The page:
Advertisement

Neurological Sciences

, Volume 38, Issue 12, pp 2223–2225 | Cite as

Wilson’s disease presenting as central pontine myelinolysis

  • Mahdi Safdarian
  • Renato P. Munhoz
  • Mahboubeh Aghaei
  • Mohammad RohaniEmail author
Letter to the Editor

Wilson’s disease (WD) is a rare autosomal recessive disease due to impaired biliary excretion of copper. Its main neurologic symptoms are dysarthria and movement disorders such as dystonia, tremor, and parkinsonism [1, 2]. Herein, we report a case of central pontine myelinolysis (CPM) presenting as an uncommon presentation of WD.

A 34-year-old woman in the third trimester of pregnancy was referred to our hospital because of acute onset quadriplegia, anarthria, and dysphagia, started 2 weeks prior to admission. According to her family, past medical history was unremarkable, except for long-standing mild upper extremities’ action tremor. Her pregnancy so far had been uneventful; there was no history of hyperemesis, vomiting, or use of medications. Family history of neurological diseases was negative. On neurologic examination, she was awake and alert but could only respond to questions with eye blinking. There was no ophthalmoplegia but saccadic eye movements were slow especially in...

Abbreviations

WD

Wilson’s disease

CPM

Central pontine myelinolysis

Notes

Compliance with ethical standards

Conflict of interest

None.

Funding source

None.

Financial disclosure

None.

Supplementary material

10072_2017_3064_MOESM1_ESM.docx (13 kb)
Supplementary Table 1 (DOCX 13 kb)
Video 1

(MPG 16702 kb)

Video 2

(MPG 18408 kb)

References

  1. 1.
    Pfeiffer RF (2016) Wilson disease. Continuum (Minneap Minn) 22(4 Movement Disorders):1246–1261Google Scholar
  2. 2.
    Sinha S, Taly AB, Ravishankar S, Prashanth LK, Vasudev MK (2007) Central pontine signal changes in Wilson's disease: distinct MRI morphology and sequential changes with de-coppering therapy. J Neuroimaging 17(4):286–291CrossRefPubMedGoogle Scholar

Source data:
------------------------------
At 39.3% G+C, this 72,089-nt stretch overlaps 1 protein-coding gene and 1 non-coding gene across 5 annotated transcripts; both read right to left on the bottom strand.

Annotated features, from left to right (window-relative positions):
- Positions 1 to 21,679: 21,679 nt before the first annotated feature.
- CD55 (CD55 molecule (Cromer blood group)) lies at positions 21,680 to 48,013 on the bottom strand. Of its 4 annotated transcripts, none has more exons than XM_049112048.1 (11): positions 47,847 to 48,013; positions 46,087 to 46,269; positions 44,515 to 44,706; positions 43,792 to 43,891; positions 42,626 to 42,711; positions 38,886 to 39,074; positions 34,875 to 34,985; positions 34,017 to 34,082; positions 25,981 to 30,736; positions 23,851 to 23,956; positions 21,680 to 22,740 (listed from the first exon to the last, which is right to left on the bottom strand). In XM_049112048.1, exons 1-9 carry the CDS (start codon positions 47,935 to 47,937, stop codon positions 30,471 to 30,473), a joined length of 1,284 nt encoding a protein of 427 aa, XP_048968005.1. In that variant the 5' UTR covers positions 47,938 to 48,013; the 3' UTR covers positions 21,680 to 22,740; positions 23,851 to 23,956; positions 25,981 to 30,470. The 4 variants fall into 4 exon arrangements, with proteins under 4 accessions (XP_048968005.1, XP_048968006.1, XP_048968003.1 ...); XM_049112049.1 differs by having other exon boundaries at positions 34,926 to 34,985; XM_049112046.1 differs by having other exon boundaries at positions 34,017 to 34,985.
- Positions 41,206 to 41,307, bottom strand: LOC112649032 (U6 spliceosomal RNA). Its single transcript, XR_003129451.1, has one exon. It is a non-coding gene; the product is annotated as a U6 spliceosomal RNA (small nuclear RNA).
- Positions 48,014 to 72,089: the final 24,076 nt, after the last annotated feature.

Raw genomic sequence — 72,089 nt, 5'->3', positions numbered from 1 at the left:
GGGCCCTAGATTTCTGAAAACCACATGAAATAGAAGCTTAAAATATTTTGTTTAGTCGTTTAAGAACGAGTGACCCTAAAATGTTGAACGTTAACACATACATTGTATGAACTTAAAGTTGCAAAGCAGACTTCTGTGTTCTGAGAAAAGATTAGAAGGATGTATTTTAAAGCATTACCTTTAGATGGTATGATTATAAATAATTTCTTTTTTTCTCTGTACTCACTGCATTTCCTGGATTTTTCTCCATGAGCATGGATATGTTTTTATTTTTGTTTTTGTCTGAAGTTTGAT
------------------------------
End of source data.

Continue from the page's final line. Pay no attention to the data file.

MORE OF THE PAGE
3. 3.
    Prashanth LK, Sinha S, Taly AB, Vasudev MK (2010) Do MRI features distinguish Wilson’s disease from other early onset extrapyramidal disorders? An analysis of 100 cases. Mov Disord 25(6):672–678CrossRefPubMedGoogle Scholar
  4. 4.
    Imiya M, Ichikawa K, Matsushima H, Kageyama Y, Fujioka A (1992) MR of the base of the pons in Wilson’s disease. Am J Neuroradiol 13:1009–1012PubMedGoogle Scholar
  5. 5.
    Kizkin S, Sarac K, Ozisik HI et al (2004) Central pontine myelinolysis in Wilson’s disease: MR spectroscopy findings. Magn Reson Imaging 22:117-121CrossRefPubMedGoogle Scholar
  6. 6.
    Verma R, Rai D (2013) Central pontine myelinolysis associated with Wilson disease in a 7-year-old child. BMJ Case Rep. doi: 10.1136/bcr-2012-007408
  7. 7.
    Sánchez-Ferrer ML, Prieto-Sánchez MT, Orozco-Fernández R, Machado-Linde F, Nieto-Diaz A (2016) Central pontine myelinolysis during pregnancy: pathogenesis, diagnosis and management. J Obstet Gynaecol 6:1-7Google Scholar

Copyright information

© Springer-Verlag Italia S.r.l. 2017

Authors and Affiliations

  1. 1.Department of Neurology, Hazrat Rasool HospitalIran University of Medical SciencesTehranIran
  2. 2.Morton and Gloria Shulman Movement Disorders Clinic and the Edmond J. Safra Program in Parkinson’s Disease, Toronto Western Hospital and Division of NeurologyUniversity of TorontoTorontoCanada

Personalised recommendations